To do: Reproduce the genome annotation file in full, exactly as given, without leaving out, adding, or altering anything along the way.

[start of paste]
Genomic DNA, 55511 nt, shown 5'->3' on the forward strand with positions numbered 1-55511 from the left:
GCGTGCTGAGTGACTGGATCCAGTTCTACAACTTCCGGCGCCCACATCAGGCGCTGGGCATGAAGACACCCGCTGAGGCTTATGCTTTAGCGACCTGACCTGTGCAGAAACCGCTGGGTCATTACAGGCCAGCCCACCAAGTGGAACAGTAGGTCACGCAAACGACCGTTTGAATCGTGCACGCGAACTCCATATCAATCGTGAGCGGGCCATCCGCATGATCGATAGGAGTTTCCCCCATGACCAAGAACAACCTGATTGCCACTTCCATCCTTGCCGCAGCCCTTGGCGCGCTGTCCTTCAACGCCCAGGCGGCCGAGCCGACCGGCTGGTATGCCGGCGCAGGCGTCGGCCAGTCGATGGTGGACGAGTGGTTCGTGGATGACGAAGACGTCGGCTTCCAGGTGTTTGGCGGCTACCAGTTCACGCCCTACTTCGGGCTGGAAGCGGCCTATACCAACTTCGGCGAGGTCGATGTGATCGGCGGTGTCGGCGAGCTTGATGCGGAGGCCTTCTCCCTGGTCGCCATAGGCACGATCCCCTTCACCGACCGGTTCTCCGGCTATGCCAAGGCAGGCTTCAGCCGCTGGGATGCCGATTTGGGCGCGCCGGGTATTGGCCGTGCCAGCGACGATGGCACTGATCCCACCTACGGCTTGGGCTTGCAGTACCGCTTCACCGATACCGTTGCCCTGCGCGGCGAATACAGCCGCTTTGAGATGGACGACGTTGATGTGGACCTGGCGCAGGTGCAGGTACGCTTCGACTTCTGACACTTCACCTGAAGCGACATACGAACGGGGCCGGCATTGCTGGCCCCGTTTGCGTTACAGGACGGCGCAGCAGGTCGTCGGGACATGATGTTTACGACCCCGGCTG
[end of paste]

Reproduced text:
Genomic DNA, 55511 nt, shown 5'->3' on the forward strand with positions numbered 1-55511 from the left:
GCGTGCTGAGTGACTGGATCCAGTTCTACAACTTCCGGCGCCCACATCAGGCGCTGGGCATGAAGACACCCGCTGAGGCTTATGCTTTAGCGACCTGACCTGTGCAGAAACCGCTGGGTCATTACAGGCCAGCCCACCAAGTGGAACAGTAGGTCACGCAAACGACCGTTTGAATCGTGCACGCGAACTCCATATCAATCGTGAGCGGGCCATCCGCATGATCGATAGGAGTTTCCCCCATGACCAAGAACAACCTGATTGCCACTTCCATCCTTGCCGCAGCCCTTGGCGCGCTGTCCTTCAACGCCCAGGCGGCCGAGCCGACCGGCTGGTATGCCGGCGCAGGCGTCGGCCAGTCGATGGTGGACGAGTGGTTCGTGGATGACGAAGACGTCGGCTTCCAGGTGTTTGGCGGCTACCAGTTCACGCCCTACTTCGGGCTGGAAGCGGCCTATACCAACTTCGGCGAGGTCGATGTGATCGGCGGTGTCGGCGAGCTTGATGCGGAGGCCTTCTCCCTGGTCGCCATAGGCACGATCCCCTTCACCGACCGGTTCTCCGGCTATGCCAAGGCAGGCTTCAGCCGCTGGGATGCCGATTTGGGCGCGCCGGGTATTGGCCGTGCCAGCGACGATGGCACTGATCCCACCTACGGCTTGGGCTTGCAGTACCGCTTCACCGATACCGTTGCCCTGCGCGGCGAATACAGCCGCTTTGAGATGGACGACGTTGATGTGGACCTGGCGCAGGTGCAGGTACGCTTCGACTTCTGACACTTCACCTGAAGCGACATACGAACGGGGCCGGCATTGCTGGCCCCGTTTGCGTTACAGGACGGCGCAGCAGGTCGTCGGGACATGATGTTTACGACCCCGGCTG